Marbled Paper Makes a Comeback

The centuries-old practice of marbling paper yields eye-catching patterns awash in color. Some designs are spontaneous, others are controlled; and while techniques vary between cultures, marbling typically refers to a method of transferring colorants from the surface of a water bath onto a piece of paper.

Marbled papers have long played a crucial role in the art of bookbinding around the world. Ebru (Turkish) or abru (Persian) is a decorative technique that commonly frames pages of calligraphy or poetry in Islamic manuscripts and albums.

Album of Calligraphies Including Poetry and Prophetic Traditions (Hadith), ca. 1500. Shaikh Hamdullah ibn Mustafa Dede (Turkish, ca. 1436–1520). Ink, watercolor, and gold on marbled paper. Purchase, Edwin Binney 3rd and Edward Ablat Gifts, 1982 1982.120.3


Originating in China or possibly Japan as far back as the 11th century, the suminagashi or “floating ink” technique creates concentric patterns from little dots of ink alternated with a clear solution.

European or “classic” marbling historically employed natural substances such as walnut oil and beeswax to create both random and patterned designs. Evidence suggests that American libraries housed European books bound with marbled paper since the Colonial period.

Zoller Album Amicorum, 18th century. Laid paper inside a cardboard binding covered in marbled paper. Purchase, Jean A. Bonna Gift, 2007 2007.223


Because bookbinders rarely signed their work, almost all marbling artisans working from the late 18th and into the early 19th century are anonymous. But come the 1960s, the decorated paper arts saw a revival in the United States. The tradition is carried forth by the contemporary artists represented in the Paper Legacy Project, an initiative spearheaded by The Met’s Thomas J. Watson Library to preserve and promote the so-called “Golden Age” (late 1960s–2000s) of American decorated paper. Curated by Mindell Dubansky, Museum Librarian for Preservation at the Thomas J. Watson Library, Pattern and Flow is a current survey of 53 Paper Legacy artists who have independently and collaboratively revived the art of marbled design.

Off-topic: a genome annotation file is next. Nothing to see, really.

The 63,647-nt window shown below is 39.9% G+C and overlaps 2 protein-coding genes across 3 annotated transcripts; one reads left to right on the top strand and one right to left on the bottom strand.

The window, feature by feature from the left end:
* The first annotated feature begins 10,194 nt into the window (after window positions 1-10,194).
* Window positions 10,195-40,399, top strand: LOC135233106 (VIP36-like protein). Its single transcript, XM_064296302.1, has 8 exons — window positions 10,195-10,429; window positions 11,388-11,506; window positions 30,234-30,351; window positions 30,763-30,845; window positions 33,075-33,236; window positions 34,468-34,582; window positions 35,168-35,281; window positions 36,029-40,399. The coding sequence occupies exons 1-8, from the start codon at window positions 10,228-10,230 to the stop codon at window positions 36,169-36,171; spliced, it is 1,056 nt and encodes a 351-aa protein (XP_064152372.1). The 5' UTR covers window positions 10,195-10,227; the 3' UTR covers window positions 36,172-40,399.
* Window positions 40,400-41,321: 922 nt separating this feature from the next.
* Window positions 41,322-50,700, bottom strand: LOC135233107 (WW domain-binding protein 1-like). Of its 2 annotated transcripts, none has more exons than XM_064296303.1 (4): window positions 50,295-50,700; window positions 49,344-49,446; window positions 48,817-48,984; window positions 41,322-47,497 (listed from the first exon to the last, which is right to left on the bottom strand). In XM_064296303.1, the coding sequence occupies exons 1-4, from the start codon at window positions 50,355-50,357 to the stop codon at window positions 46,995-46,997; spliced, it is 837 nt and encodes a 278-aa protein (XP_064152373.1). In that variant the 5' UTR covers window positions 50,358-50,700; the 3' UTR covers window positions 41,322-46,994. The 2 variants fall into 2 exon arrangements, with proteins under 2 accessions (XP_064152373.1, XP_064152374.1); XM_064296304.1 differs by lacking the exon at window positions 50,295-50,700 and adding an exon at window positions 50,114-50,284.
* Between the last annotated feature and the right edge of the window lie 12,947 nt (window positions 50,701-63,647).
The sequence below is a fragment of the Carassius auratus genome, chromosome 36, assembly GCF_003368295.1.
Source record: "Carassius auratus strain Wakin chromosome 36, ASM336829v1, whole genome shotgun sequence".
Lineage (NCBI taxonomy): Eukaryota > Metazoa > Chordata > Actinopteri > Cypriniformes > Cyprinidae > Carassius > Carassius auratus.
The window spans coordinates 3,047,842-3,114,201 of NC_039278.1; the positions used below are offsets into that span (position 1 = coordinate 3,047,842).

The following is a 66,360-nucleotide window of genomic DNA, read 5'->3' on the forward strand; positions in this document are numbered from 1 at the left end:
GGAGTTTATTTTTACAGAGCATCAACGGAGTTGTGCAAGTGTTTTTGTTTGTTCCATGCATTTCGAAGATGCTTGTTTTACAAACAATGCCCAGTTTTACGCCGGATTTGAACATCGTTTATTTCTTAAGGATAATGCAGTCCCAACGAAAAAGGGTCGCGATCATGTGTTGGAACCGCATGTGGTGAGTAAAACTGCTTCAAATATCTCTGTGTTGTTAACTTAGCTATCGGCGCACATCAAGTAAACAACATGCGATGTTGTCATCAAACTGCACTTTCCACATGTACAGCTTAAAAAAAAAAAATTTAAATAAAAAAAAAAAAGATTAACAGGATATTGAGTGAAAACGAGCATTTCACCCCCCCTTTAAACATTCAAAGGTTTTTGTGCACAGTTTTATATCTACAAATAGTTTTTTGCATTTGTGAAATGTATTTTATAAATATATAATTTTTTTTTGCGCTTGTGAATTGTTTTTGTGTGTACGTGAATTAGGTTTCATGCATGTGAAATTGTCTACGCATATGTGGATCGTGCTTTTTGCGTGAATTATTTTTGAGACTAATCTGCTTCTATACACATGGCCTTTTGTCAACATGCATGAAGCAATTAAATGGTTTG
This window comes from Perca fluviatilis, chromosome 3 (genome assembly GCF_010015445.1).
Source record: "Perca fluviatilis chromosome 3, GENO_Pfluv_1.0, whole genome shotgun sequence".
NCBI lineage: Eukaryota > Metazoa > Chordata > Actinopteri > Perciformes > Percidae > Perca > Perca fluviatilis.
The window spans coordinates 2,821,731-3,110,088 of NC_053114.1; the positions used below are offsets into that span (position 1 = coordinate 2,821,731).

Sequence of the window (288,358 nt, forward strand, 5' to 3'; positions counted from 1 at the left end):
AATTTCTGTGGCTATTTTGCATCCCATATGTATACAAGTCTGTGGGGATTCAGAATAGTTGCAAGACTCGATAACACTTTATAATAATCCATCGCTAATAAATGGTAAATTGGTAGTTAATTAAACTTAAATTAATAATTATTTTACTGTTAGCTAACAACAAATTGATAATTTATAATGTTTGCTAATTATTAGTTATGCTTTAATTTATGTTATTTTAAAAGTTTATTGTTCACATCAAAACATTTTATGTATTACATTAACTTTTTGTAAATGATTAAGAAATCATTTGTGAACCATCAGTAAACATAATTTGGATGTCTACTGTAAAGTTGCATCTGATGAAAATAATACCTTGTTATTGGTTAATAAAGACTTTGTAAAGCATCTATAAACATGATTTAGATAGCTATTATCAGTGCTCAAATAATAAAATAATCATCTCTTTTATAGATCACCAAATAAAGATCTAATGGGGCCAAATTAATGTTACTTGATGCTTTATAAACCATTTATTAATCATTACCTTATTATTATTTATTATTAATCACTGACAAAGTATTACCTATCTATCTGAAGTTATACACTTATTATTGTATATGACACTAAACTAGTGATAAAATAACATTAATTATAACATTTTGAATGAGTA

To coincide with this pioneering exhibition, on view at the Grolier Club through April 8, 2023, The Met Store is delighted to unveil a new collection of stationery, scarves, and home decor celebrating the past, present, and future of this historic art form.

Marbled Papers Greeting Cards

These artful greeting cards feature a selection of mesmerizing designs by contemporary marbling artists. From Robert Wu’s Bouquet (2018) to Regina St. John’s atmospheric Chevron Gel-Git (2017), our birthday cards let your loved ones know you’re thinking of them on their special day.

A Marbled Papers greeting card featuring a detail from Regina St. John's Chevron Gel-Git pattern


Daisy Garden Marbled Paper Silk Scarf

Daisy Garden (ca. 2015) is a modern-day marbled motif by Robert Wu, who refreshes traditional techniques with his contemporary eye. The Taiwanese-Canadian artist trained at the Canadian Bookbinders and Book Artists Guild, as well as the American Academy of Bookbinding in Colorado. Today, Wu is based in Toronto, where he produces marbled and paste papers, fine bookbindings, and pictorial marbled artworks reinterpreting flora and fauna.

Daisy Garden Marbled Paper Silk Scarf


French Marbled Paper Square Silk Scarf

This stylish scarf borrows the pattern embellishing the endpapers of Le mobilier français du XVIIe et du XVIIIe siècle, a 1902 catalogue about French furniture, decoration, and ornament at the Louvre in Paris, now in the collection of the Thomas J. Watson Library.

French Marbled Paper Square Silk Scarf


Marbled Paper Lacquer Home Decor

For the home or office, we’re introducing three new lacquer picture frames: a square frame bearing Regina St. John’s demonstration of the Palm, Flame, Curl, and Octopus patterns (2018) derived from a Chevron base; and two rectangular frames, one showcasing Wu’s Daisy Garden and another featuring Faith Harrison’s interpretation of the Wave pattern (ca. late 1980s), famously printed on tissue boxes manufactured by the Kimberly-Clark Corporation.

Marbled Paper Square Lacquer Frame in red


Also in the lineup is a lacquer tray, pencil cup, and two boxes—one square and one rectangular.

Marbled Paper Square Lacquer Box in red


Marbling Art For Beginners

Complete with papers, dyes, and an artist pen, this kit includes all the fixings you need to make your very own marbled masterpiece at home.

The Marbling Art for Beginners kit


Shop our Marbled Paper collection in-store and online. Scarves and home accents coming soon.